Colour in Clover

Clover may be the only wildflower more famous for its leaves than its blooms. 

The three lobed shamrock leaves are symbolic of all things Irish but this widespread family of plants grows here too; and right now it’s “Pom-Pom” flowers are at our feet. 

Clover grows wild today but before commercial fertilisers were common, farmers would plant it because of its ability to capture nitrogen, the main component of many fertilisers; and fix it in the soil. 

Two clovers are most common in England. Red and White Clover. White clover is more often associated with species poor, cultivated and fertilised land, whereas its red cousin is often an indicator of species rich grassland where other wild flowers thrive. 

It is possible from time to time, to find both growing together 


Red Campion, Pink Star of the Woods and Hedges

As spring progresses, many wildflowers are overtaken by vigorous plants such as nettle, bramble and grasses. 

Where the soil is rich more colourful wild flowers may be fewer now but a few stars shine out against the verdant background. 

AS a boy, after learning the names of bluebell, daisy and dandelion, the next wildflower I came to know was Red Campion (Silene dioca)

Growing up to three feet tall it can keep up with all but the most vigorous competitors in the race for sunlight that plants engage in. It’s a common and welcome sight in hedges and woods. 

Look closely and there are two types of flower. Male with twisted yellow anthers and female, with delicate, greener stamen.


Hogweed (and cow parsley)

Hogweed is taking over the verges and woodland edges. 

The good news is, there’s nothing wrong. At around the same time Cow Parsley goes to seed and its delicate white flowers fade, it is succeeded by its cousin, hogweed. 

Both are members of the carrot and parsley family; and by far their most common members in the British countryside. 

I was at the Bushcraft Show this weekend and found the two growing together in a hedgerow. The Cow Parsley is at the end of its flowering period, the Hogweed at the start. 

The easiest way to tell the difference between the two is that Cow Parsley has more delicate, feather-like leaves, Hogweed’s are more robust, thicker and larger. 

There are nearly forty members of the carrot family growing wild in Britain. Thirty of them look very similar. Some have irritants in their sap and some are poisonous; some are delicious wild food. This makes them a very useful group to know; but to know well. 

I’ll be adding posts about the different members of this family as I encounter them over summer. 

The Fields Turn Yellow

Since my childhood, every spring there are a few glorious weeks when vast fields turn bright yellow.

What is surprising is that the cause of this is a member of the cabbage family, Brassica napus, or its more unfortunate English names “Oilseed rape,” or “Rapeseed.”

Rapeseed is produced as the source of vegetable oil. It’s small black seeds are crushed to yield surprising quantities of the oil, which is used not only in food for human consumption but also for animal feed, medicines, chainsaw lubricant and bio-diesel.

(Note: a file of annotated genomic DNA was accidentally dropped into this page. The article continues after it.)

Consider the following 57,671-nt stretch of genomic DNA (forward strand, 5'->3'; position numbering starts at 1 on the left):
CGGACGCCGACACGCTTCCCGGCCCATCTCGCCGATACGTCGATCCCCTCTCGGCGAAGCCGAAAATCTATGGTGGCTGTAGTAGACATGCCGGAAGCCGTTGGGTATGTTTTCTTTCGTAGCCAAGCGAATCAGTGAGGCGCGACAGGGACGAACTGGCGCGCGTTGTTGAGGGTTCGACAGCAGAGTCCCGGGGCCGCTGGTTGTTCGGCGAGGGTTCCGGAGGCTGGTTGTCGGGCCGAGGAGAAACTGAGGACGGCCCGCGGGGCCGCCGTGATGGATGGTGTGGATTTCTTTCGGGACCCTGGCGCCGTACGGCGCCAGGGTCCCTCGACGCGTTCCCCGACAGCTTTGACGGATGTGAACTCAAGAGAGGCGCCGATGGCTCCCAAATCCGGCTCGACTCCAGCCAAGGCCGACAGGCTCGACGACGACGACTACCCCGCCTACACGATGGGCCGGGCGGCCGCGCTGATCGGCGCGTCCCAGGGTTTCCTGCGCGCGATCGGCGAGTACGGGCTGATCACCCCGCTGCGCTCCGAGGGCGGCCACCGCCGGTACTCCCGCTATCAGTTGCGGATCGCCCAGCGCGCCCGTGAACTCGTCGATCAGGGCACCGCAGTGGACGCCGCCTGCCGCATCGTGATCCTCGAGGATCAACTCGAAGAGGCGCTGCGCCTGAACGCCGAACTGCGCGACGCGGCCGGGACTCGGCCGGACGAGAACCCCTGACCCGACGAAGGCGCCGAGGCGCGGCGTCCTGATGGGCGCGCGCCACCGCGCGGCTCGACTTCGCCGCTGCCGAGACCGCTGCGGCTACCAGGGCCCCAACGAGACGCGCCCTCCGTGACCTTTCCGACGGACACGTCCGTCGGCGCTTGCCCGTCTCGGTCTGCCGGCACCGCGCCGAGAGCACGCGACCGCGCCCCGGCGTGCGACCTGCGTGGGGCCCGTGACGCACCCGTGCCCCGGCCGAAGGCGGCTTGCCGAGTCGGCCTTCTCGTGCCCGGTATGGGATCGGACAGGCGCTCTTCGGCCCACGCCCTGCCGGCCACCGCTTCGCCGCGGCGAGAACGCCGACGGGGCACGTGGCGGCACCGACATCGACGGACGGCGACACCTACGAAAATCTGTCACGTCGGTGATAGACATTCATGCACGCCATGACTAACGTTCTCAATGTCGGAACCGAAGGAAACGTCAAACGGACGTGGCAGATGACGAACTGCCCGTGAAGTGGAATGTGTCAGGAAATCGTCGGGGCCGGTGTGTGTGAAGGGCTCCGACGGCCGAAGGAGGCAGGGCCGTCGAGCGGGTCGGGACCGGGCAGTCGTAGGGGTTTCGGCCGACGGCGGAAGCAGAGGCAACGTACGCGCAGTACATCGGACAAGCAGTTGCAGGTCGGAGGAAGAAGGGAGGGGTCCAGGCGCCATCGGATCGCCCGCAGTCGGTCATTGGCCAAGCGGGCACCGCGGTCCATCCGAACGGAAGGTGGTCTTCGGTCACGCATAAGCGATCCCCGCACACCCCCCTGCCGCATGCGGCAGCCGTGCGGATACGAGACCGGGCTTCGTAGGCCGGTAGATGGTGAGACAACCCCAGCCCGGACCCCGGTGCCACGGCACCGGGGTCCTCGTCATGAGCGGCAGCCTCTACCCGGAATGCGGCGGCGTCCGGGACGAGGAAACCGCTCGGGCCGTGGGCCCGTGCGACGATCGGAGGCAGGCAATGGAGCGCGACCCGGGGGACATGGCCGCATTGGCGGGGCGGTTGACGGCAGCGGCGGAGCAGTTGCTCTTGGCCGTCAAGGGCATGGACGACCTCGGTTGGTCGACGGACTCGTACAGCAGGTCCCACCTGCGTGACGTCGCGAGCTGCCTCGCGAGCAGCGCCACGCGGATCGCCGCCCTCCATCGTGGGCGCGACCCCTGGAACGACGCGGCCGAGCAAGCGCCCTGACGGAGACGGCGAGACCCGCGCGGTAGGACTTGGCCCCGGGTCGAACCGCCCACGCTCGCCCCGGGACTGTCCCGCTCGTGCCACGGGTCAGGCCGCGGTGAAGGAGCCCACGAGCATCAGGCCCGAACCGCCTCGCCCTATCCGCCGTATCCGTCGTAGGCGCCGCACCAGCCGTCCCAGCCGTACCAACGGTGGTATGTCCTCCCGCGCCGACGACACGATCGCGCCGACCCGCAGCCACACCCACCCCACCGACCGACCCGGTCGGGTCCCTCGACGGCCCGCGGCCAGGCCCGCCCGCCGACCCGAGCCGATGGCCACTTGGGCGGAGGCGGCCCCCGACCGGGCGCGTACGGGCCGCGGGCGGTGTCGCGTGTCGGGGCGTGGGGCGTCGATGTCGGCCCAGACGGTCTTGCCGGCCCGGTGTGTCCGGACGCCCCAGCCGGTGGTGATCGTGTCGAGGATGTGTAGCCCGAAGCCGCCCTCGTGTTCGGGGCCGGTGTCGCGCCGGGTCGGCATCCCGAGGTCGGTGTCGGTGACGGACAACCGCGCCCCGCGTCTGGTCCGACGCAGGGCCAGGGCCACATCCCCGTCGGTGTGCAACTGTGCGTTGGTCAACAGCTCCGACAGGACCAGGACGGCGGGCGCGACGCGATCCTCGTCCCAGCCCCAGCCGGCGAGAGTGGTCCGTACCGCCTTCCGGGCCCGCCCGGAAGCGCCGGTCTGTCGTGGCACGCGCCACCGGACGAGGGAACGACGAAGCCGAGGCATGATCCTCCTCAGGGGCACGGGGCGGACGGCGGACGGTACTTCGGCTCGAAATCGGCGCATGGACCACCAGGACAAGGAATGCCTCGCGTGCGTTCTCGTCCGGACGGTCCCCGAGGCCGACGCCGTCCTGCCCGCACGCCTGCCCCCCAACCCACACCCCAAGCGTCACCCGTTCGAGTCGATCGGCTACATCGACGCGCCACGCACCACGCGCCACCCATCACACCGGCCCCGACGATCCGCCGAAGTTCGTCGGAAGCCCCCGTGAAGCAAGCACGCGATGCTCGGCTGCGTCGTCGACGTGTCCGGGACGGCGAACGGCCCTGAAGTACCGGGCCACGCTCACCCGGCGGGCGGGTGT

It’s flowers are nectar rich and a good food source for insects.

However, rape is quick to grow and when it is harvested a smell of rotten cabbages can be left behind.

It’s Cow Parsley time of year

One of my favourite wild flowers is beginning its annual display.

Cow parsley turns road verges, field margins and path edges into gardens. This is one of the first of the umbellifer flowers (the plants with umbrella-shaped flower-heads) to emerge and as well as providing a beautiful, lace-like cluster of flowers, is an early nectar source for bees, butterflies and other insects.

It can be eaten when young but beware of confusing it with other similar looking flowers. It has a passing resemblance to deadly hemlock (the poison used to kill Socrates in Ancient Greece) as well as Fools Parsley (which is smaller.) Both these and other poisonous lookalikes flower later in the year.


Is it worth ploughing every inch ?

This afternoon I took a walk on the paths around my village. One of the most popular paths follows a field edge where winter wheat was sown last autumn. 

The corner nearest the gate is a waste of space for the farmer. So much of the corner is bare ground, the corn having not survived the muddiness and trampling of feet over winter. Along the edge of the field three paths have formed through the young crop.

Was it worth cultivating this corner and spending money on seed that will never grow?Was there any point in ploughing right to the edge of the field and not sparing the path, leaving walkers to beat it hard with the action of their winter boots ?(and not all taking the same line )

The crop looks very sad along this field edge and I think the farmer could have saved himself some money and given a little more room for wildlife if he hadn’t decided to plough every available inch.